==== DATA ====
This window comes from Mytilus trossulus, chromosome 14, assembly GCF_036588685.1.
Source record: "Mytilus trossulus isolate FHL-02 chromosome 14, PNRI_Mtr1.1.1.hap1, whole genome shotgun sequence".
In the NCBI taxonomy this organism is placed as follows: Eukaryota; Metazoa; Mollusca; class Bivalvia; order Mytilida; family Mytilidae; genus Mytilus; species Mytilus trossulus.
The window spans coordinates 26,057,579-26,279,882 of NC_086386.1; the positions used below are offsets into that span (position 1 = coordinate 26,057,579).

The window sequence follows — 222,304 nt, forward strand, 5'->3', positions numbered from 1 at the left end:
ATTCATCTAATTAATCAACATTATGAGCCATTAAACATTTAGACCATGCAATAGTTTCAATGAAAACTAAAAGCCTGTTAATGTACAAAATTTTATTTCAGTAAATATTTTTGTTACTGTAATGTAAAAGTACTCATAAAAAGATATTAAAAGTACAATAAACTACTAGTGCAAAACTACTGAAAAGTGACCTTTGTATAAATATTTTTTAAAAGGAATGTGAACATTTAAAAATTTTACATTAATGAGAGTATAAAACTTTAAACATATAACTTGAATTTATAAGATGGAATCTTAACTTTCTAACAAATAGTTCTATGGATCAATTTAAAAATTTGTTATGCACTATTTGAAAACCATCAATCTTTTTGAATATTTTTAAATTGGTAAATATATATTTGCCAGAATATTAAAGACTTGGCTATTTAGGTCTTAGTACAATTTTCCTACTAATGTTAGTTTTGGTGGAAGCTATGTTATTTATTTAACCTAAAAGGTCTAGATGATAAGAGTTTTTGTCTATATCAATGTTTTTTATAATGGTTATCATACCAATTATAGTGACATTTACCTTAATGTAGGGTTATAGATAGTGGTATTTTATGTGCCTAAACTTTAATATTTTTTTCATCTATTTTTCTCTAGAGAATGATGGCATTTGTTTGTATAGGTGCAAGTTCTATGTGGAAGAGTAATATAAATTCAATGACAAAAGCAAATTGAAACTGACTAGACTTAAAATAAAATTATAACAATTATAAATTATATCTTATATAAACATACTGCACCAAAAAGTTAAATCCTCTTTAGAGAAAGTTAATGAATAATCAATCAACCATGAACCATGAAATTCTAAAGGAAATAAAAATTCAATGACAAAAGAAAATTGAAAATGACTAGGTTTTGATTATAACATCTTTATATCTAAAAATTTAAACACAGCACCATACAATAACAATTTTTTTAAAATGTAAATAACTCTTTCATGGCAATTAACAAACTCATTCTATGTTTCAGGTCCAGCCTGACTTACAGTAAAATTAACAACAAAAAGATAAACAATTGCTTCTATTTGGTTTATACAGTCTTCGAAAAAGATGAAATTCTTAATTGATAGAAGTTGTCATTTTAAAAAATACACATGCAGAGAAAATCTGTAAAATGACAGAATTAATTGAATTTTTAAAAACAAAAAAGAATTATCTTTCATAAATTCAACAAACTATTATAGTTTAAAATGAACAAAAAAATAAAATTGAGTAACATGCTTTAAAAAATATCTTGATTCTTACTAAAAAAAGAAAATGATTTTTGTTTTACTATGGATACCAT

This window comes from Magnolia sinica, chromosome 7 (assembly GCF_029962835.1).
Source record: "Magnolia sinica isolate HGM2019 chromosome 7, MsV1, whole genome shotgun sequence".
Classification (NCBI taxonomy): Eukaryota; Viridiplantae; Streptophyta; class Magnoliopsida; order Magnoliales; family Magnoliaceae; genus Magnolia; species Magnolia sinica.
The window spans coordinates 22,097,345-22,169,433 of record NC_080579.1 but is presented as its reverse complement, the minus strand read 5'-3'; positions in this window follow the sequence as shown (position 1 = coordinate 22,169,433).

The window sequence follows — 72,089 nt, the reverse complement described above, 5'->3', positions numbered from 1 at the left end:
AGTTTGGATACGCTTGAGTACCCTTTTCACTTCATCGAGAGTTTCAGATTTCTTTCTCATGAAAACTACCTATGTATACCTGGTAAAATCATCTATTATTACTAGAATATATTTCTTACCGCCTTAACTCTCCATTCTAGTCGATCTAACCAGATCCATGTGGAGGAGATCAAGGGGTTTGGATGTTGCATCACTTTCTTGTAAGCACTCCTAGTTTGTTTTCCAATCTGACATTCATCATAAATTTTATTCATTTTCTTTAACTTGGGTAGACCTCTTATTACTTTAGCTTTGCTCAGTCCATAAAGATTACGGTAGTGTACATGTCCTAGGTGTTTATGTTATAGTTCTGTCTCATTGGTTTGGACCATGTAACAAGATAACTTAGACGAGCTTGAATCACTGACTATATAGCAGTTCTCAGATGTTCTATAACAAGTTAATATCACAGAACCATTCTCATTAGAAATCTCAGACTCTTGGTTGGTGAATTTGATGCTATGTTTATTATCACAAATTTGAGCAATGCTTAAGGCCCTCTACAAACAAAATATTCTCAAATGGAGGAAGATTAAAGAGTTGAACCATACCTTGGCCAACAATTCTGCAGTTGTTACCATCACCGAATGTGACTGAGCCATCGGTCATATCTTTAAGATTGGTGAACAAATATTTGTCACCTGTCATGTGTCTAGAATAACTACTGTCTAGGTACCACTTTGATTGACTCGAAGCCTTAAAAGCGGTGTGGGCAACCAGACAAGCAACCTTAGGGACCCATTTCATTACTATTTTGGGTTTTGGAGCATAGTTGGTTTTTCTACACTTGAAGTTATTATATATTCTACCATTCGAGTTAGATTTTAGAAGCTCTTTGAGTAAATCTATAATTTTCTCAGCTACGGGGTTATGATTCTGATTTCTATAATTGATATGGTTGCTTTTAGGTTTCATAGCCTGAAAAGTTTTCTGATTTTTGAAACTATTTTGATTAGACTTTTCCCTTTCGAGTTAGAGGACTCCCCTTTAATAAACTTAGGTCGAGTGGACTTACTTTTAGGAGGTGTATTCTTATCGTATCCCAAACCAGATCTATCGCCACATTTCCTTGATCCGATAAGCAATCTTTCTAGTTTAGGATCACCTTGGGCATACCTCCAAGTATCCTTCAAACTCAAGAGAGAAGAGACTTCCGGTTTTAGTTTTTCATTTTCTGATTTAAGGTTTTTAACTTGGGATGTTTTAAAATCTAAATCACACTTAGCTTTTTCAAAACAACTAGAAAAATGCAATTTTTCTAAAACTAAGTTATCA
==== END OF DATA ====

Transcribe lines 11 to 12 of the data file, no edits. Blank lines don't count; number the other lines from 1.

The window sequence follows — 72,089 nt, the reverse complement described above, 5'->3', positions numbered from 1 at the left end:
AGTTTGGATACGCTTGAGTACCCTTTTCACTTCATCGAGAGTTTCAGATTTCTTTCTCATGAAAACTACCTATGTATACCTGGTAAAATCATCTATTATTACTAGAATATATTTCTTACCGCCTTAACTCTCCATTCTAGTCGATCTAACCAGATCCATGTGGAGGAGATCAAGGGGTTTGGATGTTGCATCACTTTCTTGTAAGCACTCCTAGTTTGTTTTCCAATCTGACATTCATCATAAATTTTATTCATTTTCTTTAACTTGGGTAGACCTCTTATTACTTTAGCTTTGCTCAGTCCATAAAGATTACGGTAGTGTACATGTCCTAGGTGTTTATGTTATAGTTCTGTCTCATTGGTTTGGACCATGTAACAAGATAACTTAGACGAGCTTGAATCACTGACTATATAGCAGTTCTCAGATGTTCTATAACAAGTTAATATCACAGAACCATTCTCATTAGAAATCTCAGACTCTTGGTTGGTGAATTTGATGCTATGTTTATTATCACAAATTTGAGCAATGCTTAAGGCCCTCTACAAACAAAATATTCTCAAATGGAGGAAGATTAAAGAGTTGAACCATACCTTGGCCAACAATTCTGCAGTTGTTACCATCACCGAATGTGACTGAGCCATCGGTCATATCTTTAAGATTGGTGAACAAATATTTGTCACCTGTCATGTGTCTAGAATAACTACTGTCTAGGTACCACTTTGATTGACTCGAAGCCTTAAAAGCGGTGTGGGCAACCAGACAAGCAACCTTAGGGACCCATTTCATTACTATTTTGGGTTTTGGAGCATAGTTGGTTTTTCTACACTTGAAGTTATTATATATTCTACCATTCGAGTTAGATTTTAGAAGCTCTTTGAGTAAATCTATAATTTTCTCAGCTACGGGGTTATGATTCTGATTTCTATAATTGATATGGTTGCTTTTAGGTTTCATAGCCTGAAAAGTTTTCTGATTTTTGAAACTATTTTGATTAGACTTTTCCCTTTCGAGTTAGAGGACTCCCCTTTAATAAACTTAGGTCGAGTGGACTTACTTTTAGGAGGTGTATTCTTATCGTATCCCAAACCAGATCTATCGCCACATTTCCTTGATCCGATAAGCAATCTTTCTAGTTTAGGATCACCTTGGGCATACCTCCAAGTATCCTTCAAACTCAAGAGAGAAGAGACTTCCGGTTTTAGTTTTTCATTTTCTGATTTAAGGTTTTTAACTTGGGATGTTTTAAAATCTAAATCACACTTAGCTTTTTCAAAACAACTAGAAAAATGCAATTTTTCTAAAACTAAGTTATCA